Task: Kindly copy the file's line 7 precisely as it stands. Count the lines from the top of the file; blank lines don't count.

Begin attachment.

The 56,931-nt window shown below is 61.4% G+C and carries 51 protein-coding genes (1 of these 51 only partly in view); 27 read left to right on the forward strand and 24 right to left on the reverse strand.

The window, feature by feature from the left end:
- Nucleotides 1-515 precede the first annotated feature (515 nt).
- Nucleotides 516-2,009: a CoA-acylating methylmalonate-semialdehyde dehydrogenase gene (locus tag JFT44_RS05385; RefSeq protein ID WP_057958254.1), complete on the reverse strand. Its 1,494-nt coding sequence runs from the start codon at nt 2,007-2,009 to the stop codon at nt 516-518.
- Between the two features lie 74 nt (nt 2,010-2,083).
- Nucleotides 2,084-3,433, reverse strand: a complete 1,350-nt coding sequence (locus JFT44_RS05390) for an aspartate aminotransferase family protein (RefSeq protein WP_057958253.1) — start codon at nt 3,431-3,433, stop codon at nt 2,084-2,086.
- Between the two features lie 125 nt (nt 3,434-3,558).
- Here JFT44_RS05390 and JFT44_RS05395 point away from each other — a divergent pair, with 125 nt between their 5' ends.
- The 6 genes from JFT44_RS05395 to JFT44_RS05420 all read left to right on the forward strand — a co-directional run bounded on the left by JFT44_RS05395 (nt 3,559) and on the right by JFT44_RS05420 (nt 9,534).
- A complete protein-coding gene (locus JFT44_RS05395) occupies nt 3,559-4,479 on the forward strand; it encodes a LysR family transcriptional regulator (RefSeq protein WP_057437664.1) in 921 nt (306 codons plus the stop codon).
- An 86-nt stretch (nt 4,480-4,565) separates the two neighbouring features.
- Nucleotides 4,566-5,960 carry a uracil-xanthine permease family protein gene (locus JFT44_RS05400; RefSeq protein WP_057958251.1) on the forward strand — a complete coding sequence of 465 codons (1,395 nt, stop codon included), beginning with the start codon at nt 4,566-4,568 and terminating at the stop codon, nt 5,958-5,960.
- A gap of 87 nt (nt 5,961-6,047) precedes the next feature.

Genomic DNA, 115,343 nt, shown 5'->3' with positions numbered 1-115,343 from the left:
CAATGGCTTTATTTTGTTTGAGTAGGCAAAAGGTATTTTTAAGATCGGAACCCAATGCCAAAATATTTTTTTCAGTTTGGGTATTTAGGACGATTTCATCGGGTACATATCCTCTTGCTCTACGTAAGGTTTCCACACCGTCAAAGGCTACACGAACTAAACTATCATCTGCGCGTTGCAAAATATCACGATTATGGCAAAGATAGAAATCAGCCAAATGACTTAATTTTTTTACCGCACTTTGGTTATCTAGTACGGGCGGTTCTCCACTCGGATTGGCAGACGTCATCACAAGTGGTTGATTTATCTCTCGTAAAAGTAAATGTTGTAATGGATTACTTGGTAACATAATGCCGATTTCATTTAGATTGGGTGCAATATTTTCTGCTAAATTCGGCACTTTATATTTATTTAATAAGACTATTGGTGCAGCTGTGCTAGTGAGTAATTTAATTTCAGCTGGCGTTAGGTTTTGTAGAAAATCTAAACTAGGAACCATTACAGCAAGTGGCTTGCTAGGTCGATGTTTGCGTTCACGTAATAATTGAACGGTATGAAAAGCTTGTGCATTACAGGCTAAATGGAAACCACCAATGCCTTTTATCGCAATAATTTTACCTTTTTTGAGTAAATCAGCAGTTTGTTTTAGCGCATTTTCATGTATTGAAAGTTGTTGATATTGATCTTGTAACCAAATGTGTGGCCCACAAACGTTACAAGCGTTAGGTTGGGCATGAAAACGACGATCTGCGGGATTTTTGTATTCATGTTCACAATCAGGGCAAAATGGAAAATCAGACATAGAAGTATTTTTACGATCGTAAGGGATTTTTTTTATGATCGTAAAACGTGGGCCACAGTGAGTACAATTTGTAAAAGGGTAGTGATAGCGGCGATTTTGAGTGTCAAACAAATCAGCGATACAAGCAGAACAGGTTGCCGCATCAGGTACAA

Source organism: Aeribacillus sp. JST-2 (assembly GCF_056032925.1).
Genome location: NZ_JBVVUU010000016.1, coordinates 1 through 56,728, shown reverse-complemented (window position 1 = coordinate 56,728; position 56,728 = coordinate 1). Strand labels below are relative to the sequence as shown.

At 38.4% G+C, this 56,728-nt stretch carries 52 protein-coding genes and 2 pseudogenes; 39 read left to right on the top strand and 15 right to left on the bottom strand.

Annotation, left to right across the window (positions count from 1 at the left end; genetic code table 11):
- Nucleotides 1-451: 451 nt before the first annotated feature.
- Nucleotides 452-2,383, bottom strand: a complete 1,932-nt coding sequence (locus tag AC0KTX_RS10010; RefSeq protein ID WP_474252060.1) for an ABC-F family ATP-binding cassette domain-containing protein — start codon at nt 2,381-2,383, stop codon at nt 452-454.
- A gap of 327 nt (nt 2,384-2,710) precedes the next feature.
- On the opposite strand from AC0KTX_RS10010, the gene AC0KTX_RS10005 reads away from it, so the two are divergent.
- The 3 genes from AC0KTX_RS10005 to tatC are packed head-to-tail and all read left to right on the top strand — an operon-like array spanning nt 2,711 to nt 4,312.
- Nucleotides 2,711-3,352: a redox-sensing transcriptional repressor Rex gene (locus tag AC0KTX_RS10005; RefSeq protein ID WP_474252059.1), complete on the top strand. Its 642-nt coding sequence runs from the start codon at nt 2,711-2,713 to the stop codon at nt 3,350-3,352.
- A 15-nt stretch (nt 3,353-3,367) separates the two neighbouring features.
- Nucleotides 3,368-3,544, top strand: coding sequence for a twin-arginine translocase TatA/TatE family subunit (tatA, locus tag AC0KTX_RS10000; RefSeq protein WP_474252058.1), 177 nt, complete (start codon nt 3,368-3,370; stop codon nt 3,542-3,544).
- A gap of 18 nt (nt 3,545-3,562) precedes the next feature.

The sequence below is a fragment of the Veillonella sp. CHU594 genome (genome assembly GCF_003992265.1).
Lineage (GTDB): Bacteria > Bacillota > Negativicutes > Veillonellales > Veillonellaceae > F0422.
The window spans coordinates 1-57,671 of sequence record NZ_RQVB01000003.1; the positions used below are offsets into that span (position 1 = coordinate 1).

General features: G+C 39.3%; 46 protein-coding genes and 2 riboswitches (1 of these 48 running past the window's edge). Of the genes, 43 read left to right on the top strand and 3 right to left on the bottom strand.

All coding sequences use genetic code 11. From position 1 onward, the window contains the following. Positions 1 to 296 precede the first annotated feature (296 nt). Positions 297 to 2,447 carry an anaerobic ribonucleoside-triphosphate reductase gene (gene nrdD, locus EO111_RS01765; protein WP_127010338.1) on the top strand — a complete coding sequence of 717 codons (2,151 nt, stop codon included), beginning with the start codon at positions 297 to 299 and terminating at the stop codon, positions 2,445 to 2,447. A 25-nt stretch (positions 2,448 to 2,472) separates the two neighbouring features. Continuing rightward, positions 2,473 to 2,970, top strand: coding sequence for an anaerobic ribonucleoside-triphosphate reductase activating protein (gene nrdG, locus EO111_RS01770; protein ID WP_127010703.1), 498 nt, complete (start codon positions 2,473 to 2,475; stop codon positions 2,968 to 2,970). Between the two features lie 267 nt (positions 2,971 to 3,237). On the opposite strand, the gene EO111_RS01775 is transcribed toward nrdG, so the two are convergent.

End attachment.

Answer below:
- Between the two features lie 125 nt (nt 3,434-3,558).